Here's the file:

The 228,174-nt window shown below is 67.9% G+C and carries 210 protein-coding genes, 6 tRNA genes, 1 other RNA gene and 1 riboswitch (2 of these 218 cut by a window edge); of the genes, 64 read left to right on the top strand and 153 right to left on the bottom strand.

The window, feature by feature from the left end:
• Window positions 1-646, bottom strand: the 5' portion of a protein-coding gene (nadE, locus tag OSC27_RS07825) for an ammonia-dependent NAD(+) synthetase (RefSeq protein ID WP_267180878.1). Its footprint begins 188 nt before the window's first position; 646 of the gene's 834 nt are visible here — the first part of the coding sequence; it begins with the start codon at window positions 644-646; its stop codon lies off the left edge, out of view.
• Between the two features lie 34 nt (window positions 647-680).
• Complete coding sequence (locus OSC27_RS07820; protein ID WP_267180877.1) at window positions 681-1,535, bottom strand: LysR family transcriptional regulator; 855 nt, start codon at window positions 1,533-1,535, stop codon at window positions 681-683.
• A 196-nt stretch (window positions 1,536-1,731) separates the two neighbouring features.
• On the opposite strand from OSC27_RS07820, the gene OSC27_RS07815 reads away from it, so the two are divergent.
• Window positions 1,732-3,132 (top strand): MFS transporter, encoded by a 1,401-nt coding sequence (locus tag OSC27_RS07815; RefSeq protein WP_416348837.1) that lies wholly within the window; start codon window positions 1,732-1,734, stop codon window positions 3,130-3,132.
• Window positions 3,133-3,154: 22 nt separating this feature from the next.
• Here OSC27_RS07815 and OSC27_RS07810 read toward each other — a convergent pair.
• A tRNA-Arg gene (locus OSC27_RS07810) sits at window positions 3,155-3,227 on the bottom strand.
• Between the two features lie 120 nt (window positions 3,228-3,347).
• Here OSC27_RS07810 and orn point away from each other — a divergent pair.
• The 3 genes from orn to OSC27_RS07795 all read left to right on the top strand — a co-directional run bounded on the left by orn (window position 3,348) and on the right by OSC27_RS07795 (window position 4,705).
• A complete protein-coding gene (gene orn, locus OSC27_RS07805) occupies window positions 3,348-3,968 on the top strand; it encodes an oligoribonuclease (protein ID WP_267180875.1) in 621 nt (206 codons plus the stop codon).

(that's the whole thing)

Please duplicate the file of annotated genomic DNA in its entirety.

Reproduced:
The 228,174-nt window shown below is 67.9% G+C and carries 210 protein-coding genes, 6 tRNA genes, 1 other RNA gene and 1 riboswitch (2 of these 218 cut by a window edge); of the genes, 64 read left to right on the top strand and 153 right to left on the bottom strand.

The window, feature by feature from the left end:
• Window positions 1-646, bottom strand: the 5' portion of a protein-coding gene (nadE, locus tag OSC27_RS07825) for an ammonia-dependent NAD(+) synthetase (RefSeq protein ID WP_267180878.1). Its footprint begins 188 nt before the window's first position; 646 of the gene's 834 nt are visible here — the first part of the coding sequence; it begins with the start codon at window positions 644-646; its stop codon lies off the left edge, out of view.
• Between the two features lie 34 nt (window positions 647-680).
• Complete coding sequence (locus OSC27_RS07820; protein ID WP_267180877.1) at window positions 681-1,535, bottom strand: LysR family transcriptional regulator; 855 nt, start codon at window positions 1,533-1,535, stop codon at window positions 681-683.
• A 196-nt stretch (window positions 1,536-1,731) separates the two neighbouring features.
• On the opposite strand from OSC27_RS07820, the gene OSC27_RS07815 reads away from it, so the two are divergent.
• Window positions 1,732-3,132 (top strand): MFS transporter, encoded by a 1,401-nt coding sequence (locus tag OSC27_RS07815; RefSeq protein WP_416348837.1) that lies wholly within the window; start codon window positions 1,732-1,734, stop codon window positions 3,130-3,132.
• Window positions 3,133-3,154: 22 nt separating this feature from the next.
• Here OSC27_RS07815 and OSC27_RS07810 read toward each other — a convergent pair.
• A tRNA-Arg gene (locus OSC27_RS07810) sits at window positions 3,155-3,227 on the bottom strand.
• Between the two features lie 120 nt (window positions 3,228-3,347).
• Here OSC27_RS07810 and orn point away from each other — a divergent pair.
• The 3 genes from orn to OSC27_RS07795 all read left to right on the top strand — a co-directional run bounded on the left by orn (window position 3,348) and on the right by OSC27_RS07795 (window position 4,705).
• A complete protein-coding gene (gene orn, locus OSC27_RS07805) occupies window positions 3,348-3,968 on the top strand; it encodes an oligoribonuclease (protein ID WP_267180875.1) in 621 nt (206 codons plus the stop codon).